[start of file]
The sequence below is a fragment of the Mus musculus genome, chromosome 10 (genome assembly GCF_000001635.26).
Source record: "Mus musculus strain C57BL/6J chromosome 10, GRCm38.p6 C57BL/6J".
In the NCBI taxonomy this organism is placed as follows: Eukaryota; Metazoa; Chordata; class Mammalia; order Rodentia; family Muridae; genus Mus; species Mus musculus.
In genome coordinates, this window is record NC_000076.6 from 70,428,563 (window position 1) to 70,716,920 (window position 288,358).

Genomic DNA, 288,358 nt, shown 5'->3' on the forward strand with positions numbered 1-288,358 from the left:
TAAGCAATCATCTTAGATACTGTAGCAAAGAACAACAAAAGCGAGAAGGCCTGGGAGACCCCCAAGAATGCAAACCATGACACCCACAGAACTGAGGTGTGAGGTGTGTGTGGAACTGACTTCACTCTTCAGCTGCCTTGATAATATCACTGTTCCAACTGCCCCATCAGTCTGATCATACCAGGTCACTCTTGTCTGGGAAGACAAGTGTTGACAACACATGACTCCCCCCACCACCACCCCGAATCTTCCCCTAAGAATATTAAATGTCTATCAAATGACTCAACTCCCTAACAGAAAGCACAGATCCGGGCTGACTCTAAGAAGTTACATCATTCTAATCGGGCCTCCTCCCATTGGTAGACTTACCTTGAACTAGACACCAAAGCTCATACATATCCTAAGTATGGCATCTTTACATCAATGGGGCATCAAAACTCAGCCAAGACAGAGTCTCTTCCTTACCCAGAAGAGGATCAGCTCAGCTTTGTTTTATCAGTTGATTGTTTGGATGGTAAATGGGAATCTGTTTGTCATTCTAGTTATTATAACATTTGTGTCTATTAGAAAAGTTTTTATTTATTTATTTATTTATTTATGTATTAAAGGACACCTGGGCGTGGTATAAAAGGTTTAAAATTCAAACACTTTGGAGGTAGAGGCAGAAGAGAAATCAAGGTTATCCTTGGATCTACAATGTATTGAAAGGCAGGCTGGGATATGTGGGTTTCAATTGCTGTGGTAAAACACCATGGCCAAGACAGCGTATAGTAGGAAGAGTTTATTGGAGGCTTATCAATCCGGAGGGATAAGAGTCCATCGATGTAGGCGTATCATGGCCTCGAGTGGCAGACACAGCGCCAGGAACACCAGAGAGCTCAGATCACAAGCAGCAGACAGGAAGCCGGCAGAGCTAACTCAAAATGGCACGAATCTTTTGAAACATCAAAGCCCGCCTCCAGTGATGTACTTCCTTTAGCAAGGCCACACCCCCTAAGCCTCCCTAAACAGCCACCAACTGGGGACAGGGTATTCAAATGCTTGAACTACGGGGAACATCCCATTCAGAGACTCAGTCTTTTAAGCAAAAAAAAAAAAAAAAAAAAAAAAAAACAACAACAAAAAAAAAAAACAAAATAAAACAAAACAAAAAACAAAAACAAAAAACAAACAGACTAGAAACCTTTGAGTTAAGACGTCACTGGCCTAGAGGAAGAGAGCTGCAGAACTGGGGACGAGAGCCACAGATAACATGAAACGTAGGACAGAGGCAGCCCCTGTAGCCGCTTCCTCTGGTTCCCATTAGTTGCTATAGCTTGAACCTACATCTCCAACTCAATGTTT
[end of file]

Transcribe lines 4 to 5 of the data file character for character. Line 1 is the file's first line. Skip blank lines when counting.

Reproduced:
In genome coordinates, this window is record NC_000076.6 from 70,428,563 (window position 1) to 70,716,920 (window position 288,358).

Genomic DNA, 288,358 nt, shown 5'->3' on the forward strand with positions numbered 1-288,358 from the left: